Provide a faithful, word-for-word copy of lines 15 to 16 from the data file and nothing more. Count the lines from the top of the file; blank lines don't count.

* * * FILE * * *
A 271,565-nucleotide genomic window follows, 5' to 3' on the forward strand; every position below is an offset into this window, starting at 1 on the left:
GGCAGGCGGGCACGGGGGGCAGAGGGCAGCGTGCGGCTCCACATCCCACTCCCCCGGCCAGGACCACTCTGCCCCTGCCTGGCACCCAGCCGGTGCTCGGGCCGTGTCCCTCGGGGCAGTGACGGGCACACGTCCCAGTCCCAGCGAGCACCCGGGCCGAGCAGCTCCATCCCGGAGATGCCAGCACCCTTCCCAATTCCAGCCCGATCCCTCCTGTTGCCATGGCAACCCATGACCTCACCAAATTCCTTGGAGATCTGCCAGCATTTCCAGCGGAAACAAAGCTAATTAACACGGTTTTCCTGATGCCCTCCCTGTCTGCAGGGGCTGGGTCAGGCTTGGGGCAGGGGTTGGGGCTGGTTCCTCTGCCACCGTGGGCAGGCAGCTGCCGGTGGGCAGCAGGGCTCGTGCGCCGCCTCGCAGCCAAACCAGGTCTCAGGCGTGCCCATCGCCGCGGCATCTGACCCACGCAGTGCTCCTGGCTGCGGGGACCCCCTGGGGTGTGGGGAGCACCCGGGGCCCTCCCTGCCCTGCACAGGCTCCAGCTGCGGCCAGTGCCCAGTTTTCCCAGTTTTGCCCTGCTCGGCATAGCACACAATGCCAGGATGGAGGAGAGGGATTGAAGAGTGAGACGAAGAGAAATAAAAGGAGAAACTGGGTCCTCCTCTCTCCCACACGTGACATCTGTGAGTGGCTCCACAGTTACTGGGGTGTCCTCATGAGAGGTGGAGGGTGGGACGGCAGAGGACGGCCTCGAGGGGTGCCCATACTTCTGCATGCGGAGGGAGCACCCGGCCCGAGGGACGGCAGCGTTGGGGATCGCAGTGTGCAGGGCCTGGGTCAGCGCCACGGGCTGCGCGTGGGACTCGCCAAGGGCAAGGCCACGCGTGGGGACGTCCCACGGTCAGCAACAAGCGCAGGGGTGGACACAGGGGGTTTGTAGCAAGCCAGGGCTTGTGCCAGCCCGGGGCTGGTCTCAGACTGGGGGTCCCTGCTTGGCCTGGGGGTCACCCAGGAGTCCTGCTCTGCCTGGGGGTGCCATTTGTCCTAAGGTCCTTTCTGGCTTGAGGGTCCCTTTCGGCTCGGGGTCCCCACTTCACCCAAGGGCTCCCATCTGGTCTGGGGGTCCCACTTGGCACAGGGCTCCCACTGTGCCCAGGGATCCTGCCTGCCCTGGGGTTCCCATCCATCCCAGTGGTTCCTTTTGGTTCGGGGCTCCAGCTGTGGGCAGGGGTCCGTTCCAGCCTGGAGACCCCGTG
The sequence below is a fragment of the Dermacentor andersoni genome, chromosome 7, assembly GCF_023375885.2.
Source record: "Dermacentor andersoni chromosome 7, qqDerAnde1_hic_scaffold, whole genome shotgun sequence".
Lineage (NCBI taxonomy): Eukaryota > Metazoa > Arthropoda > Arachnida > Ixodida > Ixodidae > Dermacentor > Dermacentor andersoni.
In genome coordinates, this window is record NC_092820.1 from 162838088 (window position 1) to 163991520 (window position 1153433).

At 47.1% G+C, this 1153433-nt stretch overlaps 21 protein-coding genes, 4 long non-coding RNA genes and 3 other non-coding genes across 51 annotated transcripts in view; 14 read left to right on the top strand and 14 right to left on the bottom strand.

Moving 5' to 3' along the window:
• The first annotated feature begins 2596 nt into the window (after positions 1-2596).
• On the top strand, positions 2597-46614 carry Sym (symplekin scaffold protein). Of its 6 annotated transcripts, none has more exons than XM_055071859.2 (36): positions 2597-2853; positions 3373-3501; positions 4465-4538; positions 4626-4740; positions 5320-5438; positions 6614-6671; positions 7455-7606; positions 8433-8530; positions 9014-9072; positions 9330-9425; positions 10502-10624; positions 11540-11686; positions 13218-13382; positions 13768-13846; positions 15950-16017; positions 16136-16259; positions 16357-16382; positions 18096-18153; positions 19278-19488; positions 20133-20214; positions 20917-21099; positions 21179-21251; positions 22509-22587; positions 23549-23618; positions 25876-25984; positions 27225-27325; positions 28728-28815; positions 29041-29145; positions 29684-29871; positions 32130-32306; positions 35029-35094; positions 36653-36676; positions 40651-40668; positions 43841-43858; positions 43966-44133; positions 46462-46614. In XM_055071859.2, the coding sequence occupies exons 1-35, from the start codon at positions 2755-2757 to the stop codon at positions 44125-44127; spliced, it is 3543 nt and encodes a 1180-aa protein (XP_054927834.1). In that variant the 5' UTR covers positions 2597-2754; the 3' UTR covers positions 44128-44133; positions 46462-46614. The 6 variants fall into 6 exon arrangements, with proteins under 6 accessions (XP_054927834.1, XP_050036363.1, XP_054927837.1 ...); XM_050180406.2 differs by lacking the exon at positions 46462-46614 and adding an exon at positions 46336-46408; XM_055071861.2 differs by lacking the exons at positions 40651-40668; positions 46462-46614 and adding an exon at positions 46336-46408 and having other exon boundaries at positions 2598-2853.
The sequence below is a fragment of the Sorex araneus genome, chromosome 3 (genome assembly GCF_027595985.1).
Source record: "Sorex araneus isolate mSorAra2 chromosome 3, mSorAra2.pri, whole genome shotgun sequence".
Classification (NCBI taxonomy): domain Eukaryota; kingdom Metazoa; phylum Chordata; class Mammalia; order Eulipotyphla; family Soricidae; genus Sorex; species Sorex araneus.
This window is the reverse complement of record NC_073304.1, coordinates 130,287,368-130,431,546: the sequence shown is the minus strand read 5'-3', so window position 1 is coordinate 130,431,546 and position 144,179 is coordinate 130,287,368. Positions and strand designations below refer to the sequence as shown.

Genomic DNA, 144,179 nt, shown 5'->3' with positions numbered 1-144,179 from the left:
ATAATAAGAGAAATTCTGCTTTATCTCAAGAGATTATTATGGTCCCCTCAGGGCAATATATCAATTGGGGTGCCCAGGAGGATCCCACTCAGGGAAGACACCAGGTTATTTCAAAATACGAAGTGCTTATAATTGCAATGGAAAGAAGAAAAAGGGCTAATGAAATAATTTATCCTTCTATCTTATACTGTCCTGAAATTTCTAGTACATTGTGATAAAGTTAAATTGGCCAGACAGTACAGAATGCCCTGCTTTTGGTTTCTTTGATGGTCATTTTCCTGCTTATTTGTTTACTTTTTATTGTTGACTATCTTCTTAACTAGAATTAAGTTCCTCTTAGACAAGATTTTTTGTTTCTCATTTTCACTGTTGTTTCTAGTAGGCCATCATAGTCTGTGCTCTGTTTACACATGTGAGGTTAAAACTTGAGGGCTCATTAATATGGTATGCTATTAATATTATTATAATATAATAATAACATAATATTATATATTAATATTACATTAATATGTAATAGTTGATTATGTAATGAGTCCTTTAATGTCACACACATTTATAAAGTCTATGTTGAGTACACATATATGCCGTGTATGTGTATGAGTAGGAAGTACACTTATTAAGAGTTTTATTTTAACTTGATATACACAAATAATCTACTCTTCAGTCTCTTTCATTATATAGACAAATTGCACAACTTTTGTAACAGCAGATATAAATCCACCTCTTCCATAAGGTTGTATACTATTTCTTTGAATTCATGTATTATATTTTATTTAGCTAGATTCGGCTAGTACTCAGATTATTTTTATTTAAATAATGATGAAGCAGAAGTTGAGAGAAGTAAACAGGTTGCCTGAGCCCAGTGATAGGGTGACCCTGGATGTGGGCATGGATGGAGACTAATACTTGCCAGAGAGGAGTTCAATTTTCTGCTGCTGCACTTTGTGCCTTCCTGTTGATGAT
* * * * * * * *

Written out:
Genomic DNA, 144,179 nt, shown 5'->3' with positions numbered 1-144,179 from the left:
ATAATAAGAGAAATTCTGCTTTATCTCAAGAGATTATTATGGTCCCCTCAGGGCAATATATCAATTGGGGTGCCCAGGAGGATCCCACTCAGGGAAGACACCAGGTTATTTCAAAATACGAAGTGCTTATAATTGCAATGGAAAGAAGAAAAAGGGCTAATGAAATAATTTATCCTTCTATCTTATACTGTCCTGAAATTTCTAGTACATTGTGATAAAGTTAAATTGGCCAGACAGTACAGAATGCCCTGCTTTTGGTTTCTTTGATGGTCATTTTCCTGCTTATTTGTTTACTTTTTATTGTTGACTATCTTCTTAACTAGAATTAAGTTCCTCTTAGACAAGATTTTTTGTTTCTCATTTTCACTGTTGTTTCTAGTAGGCCATCATAGTCTGTGCTCTGTTTACACATGTGAGGTTAAAACTTGAGGGCTCATTAATATGGTATGCTATTAATATTATTATAATATAATAATAACATAATATTATATATTAATATTACATTAATATGTAATAGTTGATTATGTAATGAGTCCTTTAATGTCACACACATTTATAAAGTCTATGTTGAGTACACATATATGCCGTGTATGTGTATGAGTAGGAAGTACACTTATTAAGAGTTTTATTTTAACTTGATATACACAAATAATCTACTCTTCAGTCTCTTTCATTATATAGACAAATTGCACAACTTTTGTAACAGCAGATATAAATCCACCTCTTCCATAAGGTTGTATACTATTTCTTTGAATTCATGTATTATATTTTATTTAGCTAGATTCGGCTAGTACTCAGATTATTTTTATTTAAATAATGATGAAGCAGAAGTTGAGAGAAGTAAACAGGTTGCCTGAGCCCAGTGATAGGGTGACCCTGGATGTGGGCATGGATGGAGACTAATACTTGCCAGAGAGGAGTTCAATTTTCTGCTGCTGCACTTTGTGCCTTCCTGTTGATGAT